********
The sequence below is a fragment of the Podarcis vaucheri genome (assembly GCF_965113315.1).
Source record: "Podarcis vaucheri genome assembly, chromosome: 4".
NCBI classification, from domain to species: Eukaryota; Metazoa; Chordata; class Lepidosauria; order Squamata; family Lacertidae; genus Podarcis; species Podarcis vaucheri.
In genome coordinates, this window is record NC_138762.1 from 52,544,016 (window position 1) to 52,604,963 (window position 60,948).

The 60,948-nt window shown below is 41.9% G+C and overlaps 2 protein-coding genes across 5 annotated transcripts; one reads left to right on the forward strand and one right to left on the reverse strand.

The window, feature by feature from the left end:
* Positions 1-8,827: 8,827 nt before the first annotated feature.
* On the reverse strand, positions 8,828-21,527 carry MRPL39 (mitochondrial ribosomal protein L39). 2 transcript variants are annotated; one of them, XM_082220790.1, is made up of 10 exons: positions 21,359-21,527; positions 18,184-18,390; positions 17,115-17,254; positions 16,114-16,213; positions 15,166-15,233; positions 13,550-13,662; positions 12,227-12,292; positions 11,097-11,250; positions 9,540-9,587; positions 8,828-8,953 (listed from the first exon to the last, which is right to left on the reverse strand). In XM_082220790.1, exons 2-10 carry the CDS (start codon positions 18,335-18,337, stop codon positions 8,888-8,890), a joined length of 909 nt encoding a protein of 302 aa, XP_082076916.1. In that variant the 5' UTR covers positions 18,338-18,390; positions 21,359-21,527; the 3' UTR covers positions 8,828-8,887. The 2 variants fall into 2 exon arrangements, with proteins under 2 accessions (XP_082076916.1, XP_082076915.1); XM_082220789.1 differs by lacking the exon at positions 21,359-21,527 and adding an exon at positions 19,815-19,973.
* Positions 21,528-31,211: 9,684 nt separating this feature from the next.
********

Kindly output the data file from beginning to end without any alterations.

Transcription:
The sequence below is a fragment of the Podarcis vaucheri genome (assembly GCF_965113315.1).
Source record: "Podarcis vaucheri genome assembly, chromosome: 4".
NCBI classification, from domain to species: Eukaryota; Metazoa; Chordata; class Lepidosauria; order Squamata; family Lacertidae; genus Podarcis; species Podarcis vaucheri.
In genome coordinates, this window is record NC_138762.1 from 52,544,016 (window position 1) to 52,604,963 (window position 60,948).

The 60,948-nt window shown below is 41.9% G+C and overlaps 2 protein-coding genes across 5 annotated transcripts; one reads left to right on the forward strand and one right to left on the reverse strand.

The window, feature by feature from the left end:
* Positions 1-8,827: 8,827 nt before the first annotated feature.
* On the reverse strand, positions 8,828-21,527 carry MRPL39 (mitochondrial ribosomal protein L39). 2 transcript variants are annotated; one of them, XM_082220790.1, is made up of 10 exons: positions 21,359-21,527; positions 18,184-18,390; positions 17,115-17,254; positions 16,114-16,213; positions 15,166-15,233; positions 13,550-13,662; positions 12,227-12,292; positions 11,097-11,250; positions 9,540-9,587; positions 8,828-8,953 (listed from the first exon to the last, which is right to left on the reverse strand). In XM_082220790.1, exons 2-10 carry the CDS (start codon positions 18,335-18,337, stop codon positions 8,888-8,890), a joined length of 909 nt encoding a protein of 302 aa, XP_082076916.1. In that variant the 5' UTR covers positions 18,338-18,390; positions 21,359-21,527; the 3' UTR covers positions 8,828-8,887. The 2 variants fall into 2 exon arrangements, with proteins under 2 accessions (XP_082076916.1, XP_082076915.1); XM_082220789.1 differs by lacking the exon at positions 21,359-21,527 and adding an exon at positions 19,815-19,973.
* Positions 21,528-31,211: 9,684 nt separating this feature from the next.